Nearly 12 months ago, our new Prime Minister publicly apologised to our Indigenous Australians for the treatment they had received since 1788. Aborigines were shot like wild animals, half the populaton was destroyed by diseases bought in by settlers, they had their lands taken over by pastoralists, they had their children ripped away from them because governments felt that non indigenous Australians would give them better lives and they didn’t even have full voting rights until the 1960s.

I hope all fellow Australians use this Australia Day to celebrate our long history and to reflect on the important part Indigenous Australians have and continue to play in developing our rich and vibrant culture. Happy Australia Day!

and Happy Republic Day India! and Happy Burns Days, Scotland! and Happy Chinese New Year!

Lilly's Extras - for those readers who sent in specific questions over the last week.
As this is the last post of my Australia series, here are replies to questions readers sent to me. Thanks.

  • Australians are now the second-longest-living people on earth, (although our indigenous population continues to die at least 17 years earlier). Australia’s life expectancy is only bettered by the Japanese.

  • Modern Australian cuisines have been heavily influenced by its Asian and South-East Asian neighbours and from Europe. Australia's wide variety of seafood is also popular and BBQs are common.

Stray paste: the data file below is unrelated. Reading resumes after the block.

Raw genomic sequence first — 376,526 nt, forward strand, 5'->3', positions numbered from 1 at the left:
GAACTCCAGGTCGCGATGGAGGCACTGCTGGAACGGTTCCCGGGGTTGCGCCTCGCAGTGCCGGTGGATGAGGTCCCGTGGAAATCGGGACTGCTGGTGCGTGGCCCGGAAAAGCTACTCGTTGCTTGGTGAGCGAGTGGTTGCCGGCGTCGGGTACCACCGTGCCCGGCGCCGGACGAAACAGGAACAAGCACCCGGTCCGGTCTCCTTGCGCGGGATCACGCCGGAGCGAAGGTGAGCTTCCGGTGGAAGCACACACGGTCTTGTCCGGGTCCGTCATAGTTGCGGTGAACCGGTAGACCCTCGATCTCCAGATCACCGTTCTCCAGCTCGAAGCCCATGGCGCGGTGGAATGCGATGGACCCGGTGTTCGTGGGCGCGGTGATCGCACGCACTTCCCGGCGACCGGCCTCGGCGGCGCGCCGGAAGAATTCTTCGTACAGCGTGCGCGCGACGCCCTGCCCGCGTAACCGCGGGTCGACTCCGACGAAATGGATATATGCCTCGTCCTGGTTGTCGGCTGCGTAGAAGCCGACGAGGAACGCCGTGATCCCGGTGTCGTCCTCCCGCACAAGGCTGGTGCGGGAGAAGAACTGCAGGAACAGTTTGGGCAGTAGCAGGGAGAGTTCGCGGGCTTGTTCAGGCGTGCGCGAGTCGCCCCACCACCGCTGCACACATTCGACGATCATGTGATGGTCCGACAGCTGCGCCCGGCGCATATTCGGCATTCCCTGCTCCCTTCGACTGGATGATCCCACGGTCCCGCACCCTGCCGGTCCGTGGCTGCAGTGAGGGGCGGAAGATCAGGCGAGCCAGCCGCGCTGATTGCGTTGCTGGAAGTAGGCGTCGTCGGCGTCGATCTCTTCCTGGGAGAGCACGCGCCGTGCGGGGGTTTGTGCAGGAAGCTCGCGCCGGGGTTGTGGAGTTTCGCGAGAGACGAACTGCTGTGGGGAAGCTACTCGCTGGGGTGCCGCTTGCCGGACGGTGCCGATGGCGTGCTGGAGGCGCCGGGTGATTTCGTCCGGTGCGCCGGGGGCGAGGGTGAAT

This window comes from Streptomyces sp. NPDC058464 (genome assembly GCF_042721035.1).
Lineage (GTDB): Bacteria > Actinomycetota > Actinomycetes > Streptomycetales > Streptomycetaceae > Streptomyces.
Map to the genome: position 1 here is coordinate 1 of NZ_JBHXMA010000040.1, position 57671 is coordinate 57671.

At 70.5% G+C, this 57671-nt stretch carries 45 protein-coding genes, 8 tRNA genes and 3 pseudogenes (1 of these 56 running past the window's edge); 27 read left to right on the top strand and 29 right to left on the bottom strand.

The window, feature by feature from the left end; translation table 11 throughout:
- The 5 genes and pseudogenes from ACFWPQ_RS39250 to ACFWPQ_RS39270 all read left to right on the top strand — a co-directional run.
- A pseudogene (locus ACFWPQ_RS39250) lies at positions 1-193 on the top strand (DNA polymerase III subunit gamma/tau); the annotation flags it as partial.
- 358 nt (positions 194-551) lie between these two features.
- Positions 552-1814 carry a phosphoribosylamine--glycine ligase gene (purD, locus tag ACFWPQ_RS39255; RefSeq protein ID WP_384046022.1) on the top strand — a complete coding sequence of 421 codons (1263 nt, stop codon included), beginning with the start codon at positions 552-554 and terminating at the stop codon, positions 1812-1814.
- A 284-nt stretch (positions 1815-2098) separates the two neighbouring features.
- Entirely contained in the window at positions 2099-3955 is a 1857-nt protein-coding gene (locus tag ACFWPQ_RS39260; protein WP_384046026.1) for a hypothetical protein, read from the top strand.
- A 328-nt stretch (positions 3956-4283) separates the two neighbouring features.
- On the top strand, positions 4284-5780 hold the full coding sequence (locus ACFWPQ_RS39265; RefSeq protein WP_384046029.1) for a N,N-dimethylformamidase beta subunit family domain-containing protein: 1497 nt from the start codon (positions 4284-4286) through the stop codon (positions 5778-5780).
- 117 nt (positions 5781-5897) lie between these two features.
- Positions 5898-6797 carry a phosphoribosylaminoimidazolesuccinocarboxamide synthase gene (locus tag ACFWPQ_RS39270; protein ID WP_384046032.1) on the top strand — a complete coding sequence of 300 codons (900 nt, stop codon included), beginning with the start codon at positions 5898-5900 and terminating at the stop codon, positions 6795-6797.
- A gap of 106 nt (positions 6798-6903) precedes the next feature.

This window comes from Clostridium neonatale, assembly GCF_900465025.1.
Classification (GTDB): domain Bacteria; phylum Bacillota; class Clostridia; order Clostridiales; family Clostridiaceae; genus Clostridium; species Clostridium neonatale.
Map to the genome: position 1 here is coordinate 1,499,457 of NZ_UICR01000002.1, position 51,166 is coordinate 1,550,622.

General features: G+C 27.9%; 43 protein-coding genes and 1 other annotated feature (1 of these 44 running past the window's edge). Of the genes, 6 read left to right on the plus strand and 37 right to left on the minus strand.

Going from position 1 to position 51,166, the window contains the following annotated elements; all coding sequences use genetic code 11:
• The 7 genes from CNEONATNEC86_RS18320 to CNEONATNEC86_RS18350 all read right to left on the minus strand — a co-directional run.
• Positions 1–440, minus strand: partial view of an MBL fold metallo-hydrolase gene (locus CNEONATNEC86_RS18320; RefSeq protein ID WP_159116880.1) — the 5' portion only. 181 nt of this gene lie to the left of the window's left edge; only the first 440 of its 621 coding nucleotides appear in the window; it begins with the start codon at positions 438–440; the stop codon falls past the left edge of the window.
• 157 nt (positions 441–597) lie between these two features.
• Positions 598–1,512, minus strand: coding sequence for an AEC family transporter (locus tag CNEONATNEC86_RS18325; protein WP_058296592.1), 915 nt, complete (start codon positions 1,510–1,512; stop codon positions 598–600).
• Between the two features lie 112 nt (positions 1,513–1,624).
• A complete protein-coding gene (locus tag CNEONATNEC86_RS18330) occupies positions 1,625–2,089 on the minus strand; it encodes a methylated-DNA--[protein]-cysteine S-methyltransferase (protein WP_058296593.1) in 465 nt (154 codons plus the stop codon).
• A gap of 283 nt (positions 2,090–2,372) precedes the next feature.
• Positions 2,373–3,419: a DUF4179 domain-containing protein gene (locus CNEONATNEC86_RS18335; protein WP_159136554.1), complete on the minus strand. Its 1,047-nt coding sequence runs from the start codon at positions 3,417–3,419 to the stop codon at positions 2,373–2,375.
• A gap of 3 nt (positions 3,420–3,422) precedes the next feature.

• Four of Australia's cities are in the top ten most livable cities in the world index -Sydney, Melbourne, Adelaide and Perth. Vancouver, Canada seems to top the quality of living list.

  • We do not tip here (other than perhaps in restaurants where service was good).

  • The cost of living in Australia is considerably lower than in Europe, the US, Japan and especially the UK.

  • We use decimal currency. We only have 5 cent, 10 cent, 20 cent, 50 cent, $1 and $2 coins. Our paper currency includes $5, $10, $20, $50 and $100 notes/bills. Each bill is a different colour.

  • We use metric weights and measures (as does every other country besides the US, Libya and Burma). When we talk about distances by road we talk in kilometres, not miles. When we fill up at the petrol/gas station we pay by the litre, not the gallon. We are measured in centimetres or metres, not feet and inches. And we weigh ourselves in kilograms, not pounds and our scales are always out (just like everywhere else!).